Besides, all the rats were fasting for 12 h before the operation, then they were anesthetized with 10% chloral hydrate and fastened on the operating table, yet the I/R procedures were achieved referring to previous descriptions (23). Briefly, open the left chest to reveal the heart, peel the pericardium to find the coronary artery, and ligate the left anterior descending coronary (LAD). LAD ligation induced myocardial ischemia for 30 minutes and reperfusion for 120 minutes—and the same surgery for sham operation without LAD ligation. Twenty-four hours after I/R surgery, cardiac tissues, or blood samples were collected and stored (−80 °C) for further analysis.
All animal experiment steps were conducted following the National Institutes of Health (NIH) guide for the care and use of laboratory animals [8th edition, National Academies Press (US), 2011] and approved by Chengdu University of Traditional Chinese Medicine.
SD rats were narcotized by intraperitoneal injection of 2% isoflurane and placed in a flat position. The echocardiography measurement of left ventricular function was done by digital ultrasound equipment Vevo 2100 (VisualSonics, Ontario, Canada) and 18 MHz transducers after cardiac perfusion. Then, M-mode recordings of the left ventricular ejection fraction (LVEF), left ventricular wall thickness (LVWT), and left ventricular end-systolic volume (LVESV) were calculated. All the results were averaged from at least three consecutive cardiac cycles measuring from the M-mode images and were analyzed by a blinded researcher.
Rat heart tissues were excised and fixed in 10% formalin buffer. After paraffin embedding, the tissues sections were chipped to 4 µm thickness and then stained with hematoxylin-eosin (HE) liquid for the histopathological examination.
Immunohistochemistry (IHC) assay
The rat heart tissues were fixed in 10% buffered formalin, embedded in paraffin, and sectioned at a thickness of 4 µm according to standard procedures. Next, deparaffinized sections were then hydrated. Furthermore, endogenous peroxidase activity was blocked by Hydrogen Peroxide Block for 15 min. After antigen retrieval in 10 mM heated citrate buffer for 10 min, then the sections were incubated with primary antibody: anti-anti-Caspase-3 antibody (ab4051, 1:500, Abcam, UK) overnight at 4 °C. Subsequently, the corresponding secondary antibody was incubated for 1 h at room temperature. Finally, the specimens were stained with DAB kit (Boster Biological Technology Co., Ltd., Wuhan, China). Then, the specimens were washed with PBS, and images were captured under confocal microscopy (Leica, Wetzlar, Germany).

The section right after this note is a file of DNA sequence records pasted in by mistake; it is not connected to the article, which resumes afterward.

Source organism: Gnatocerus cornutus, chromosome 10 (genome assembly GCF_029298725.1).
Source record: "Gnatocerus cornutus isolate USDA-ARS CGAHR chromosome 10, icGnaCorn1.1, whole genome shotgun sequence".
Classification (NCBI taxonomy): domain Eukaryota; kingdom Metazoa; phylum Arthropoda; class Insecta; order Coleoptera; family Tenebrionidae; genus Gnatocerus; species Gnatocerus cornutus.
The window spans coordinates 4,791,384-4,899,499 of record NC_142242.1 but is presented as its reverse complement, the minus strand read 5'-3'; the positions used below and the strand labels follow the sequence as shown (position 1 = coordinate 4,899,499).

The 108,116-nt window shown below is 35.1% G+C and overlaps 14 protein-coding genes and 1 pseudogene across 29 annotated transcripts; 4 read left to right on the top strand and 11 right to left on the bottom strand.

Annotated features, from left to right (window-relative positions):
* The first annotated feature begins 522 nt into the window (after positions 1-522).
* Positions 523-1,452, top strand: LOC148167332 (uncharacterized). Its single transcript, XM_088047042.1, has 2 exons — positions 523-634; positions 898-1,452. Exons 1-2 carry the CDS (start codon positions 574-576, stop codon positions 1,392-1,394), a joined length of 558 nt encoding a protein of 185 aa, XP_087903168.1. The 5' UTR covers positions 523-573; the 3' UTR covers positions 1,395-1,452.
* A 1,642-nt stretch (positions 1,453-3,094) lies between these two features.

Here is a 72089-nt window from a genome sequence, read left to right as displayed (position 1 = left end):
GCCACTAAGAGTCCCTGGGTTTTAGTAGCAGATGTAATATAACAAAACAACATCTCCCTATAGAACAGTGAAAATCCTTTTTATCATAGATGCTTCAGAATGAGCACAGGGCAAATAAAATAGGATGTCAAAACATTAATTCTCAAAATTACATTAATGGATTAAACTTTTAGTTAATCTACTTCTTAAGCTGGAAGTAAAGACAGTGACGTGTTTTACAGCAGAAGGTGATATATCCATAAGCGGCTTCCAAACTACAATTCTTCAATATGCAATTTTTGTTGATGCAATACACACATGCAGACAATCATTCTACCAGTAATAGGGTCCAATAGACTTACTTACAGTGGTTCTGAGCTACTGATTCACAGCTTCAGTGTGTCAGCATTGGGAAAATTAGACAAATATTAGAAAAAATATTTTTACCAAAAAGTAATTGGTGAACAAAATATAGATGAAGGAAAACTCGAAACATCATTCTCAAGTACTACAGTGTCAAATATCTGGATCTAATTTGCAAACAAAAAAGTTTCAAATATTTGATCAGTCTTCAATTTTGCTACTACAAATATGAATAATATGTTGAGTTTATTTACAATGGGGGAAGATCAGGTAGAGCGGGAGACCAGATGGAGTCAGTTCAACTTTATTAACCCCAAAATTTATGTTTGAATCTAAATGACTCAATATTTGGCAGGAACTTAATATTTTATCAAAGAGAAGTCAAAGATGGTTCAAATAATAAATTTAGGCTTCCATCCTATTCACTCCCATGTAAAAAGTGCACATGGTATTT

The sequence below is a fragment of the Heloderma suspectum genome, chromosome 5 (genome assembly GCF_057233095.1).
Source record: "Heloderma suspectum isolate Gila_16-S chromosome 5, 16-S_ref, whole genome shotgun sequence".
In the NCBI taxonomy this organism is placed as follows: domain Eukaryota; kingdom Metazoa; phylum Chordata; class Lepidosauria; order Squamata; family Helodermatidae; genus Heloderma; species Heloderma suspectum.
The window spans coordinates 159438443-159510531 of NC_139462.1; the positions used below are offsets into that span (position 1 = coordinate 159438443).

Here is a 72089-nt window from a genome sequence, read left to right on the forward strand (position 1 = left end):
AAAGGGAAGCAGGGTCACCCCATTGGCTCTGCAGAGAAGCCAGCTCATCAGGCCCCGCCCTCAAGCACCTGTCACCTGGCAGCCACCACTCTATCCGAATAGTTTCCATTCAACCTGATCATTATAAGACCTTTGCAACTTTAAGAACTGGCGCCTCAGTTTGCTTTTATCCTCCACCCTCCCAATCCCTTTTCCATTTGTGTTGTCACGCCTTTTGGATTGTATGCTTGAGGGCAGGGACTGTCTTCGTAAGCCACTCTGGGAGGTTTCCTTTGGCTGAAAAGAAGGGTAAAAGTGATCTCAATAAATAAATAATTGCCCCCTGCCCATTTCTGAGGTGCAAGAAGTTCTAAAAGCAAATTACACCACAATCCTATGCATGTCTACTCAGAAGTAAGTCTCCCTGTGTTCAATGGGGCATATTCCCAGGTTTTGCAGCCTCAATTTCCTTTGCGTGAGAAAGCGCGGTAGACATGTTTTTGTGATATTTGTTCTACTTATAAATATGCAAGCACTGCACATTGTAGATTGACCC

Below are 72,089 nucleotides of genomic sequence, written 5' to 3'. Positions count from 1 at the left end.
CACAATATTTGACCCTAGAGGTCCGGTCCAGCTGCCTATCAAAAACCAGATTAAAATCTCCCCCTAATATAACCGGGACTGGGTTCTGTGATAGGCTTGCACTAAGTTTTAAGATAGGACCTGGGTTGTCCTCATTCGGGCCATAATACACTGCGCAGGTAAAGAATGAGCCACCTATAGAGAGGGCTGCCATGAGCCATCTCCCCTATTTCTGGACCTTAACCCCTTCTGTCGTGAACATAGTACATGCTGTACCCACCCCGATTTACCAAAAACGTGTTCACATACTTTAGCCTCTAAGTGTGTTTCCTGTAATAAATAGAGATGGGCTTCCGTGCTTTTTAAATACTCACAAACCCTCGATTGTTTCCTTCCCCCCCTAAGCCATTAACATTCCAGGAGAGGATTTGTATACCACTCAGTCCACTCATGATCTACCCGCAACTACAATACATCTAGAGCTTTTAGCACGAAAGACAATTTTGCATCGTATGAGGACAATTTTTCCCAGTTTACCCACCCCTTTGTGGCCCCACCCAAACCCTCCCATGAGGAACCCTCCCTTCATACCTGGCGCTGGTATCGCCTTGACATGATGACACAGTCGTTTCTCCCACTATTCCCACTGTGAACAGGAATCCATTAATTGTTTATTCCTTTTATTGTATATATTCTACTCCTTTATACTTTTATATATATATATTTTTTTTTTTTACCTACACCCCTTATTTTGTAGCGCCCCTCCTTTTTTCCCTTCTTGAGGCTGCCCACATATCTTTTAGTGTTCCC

Rats were euthanized, and paraffin sections were prepared as above method. TUNEL assay was conducted using a TUNEL kit (R&D Systems, Minnesota, USA), according to the manufacturer’s protocols. Five fields of vision were randomly selected under an optical microscope (Leica, Wetzlar, Germany), positive brown cells and total cells were counted, and the apoptosis rate was calculated.
Determination of inflammatory cytokines
Blood samples were centrifuged for 10 min at 2,000 G, and supernatants were collected, the serum levels of TNF-α, IL-6, iNOS, and IL-10 were detected using ELISA kits, according to the manufacturer‘s protocols (Thermo Fisher, Waltham, MA, USA). The results at 450 nm was recorded and the sample concentration calculate was calculated with the best fitting curve for data analysis.
Oxidative stress detection
After I/R, blood samples were collected from the left common carotid artery and centrifuged for 10 min at 2,000 G, the levels of SOD, ROS, MDA, and GSH in the serum were measured with professional test kits from Nanjing Jiancheng Bioengineering Institute (Nanjing, China), and all operating procedures were performed according to the manufacturer’s instructions.
Determination of cardiac injure biomarkers
The myocardial damage was evaluated by measuring the level of myocardial-specific markers, including AST, CK-MB, cTnT and LDH. myocardial perfusion injury is accompanied by changes in the content of some biomarkers. Therefore, changes in serum levels of biomarkers can reflect tissue damage. according to the manufacturer’s instructions, we tested the expression of cTnI, CK-MB, Mb and LDH according to the instructions provided in the purchased kits from Nanjing Jiancheng Bioengineering Institute (Nanjing, China).
Western blot (WB) analysis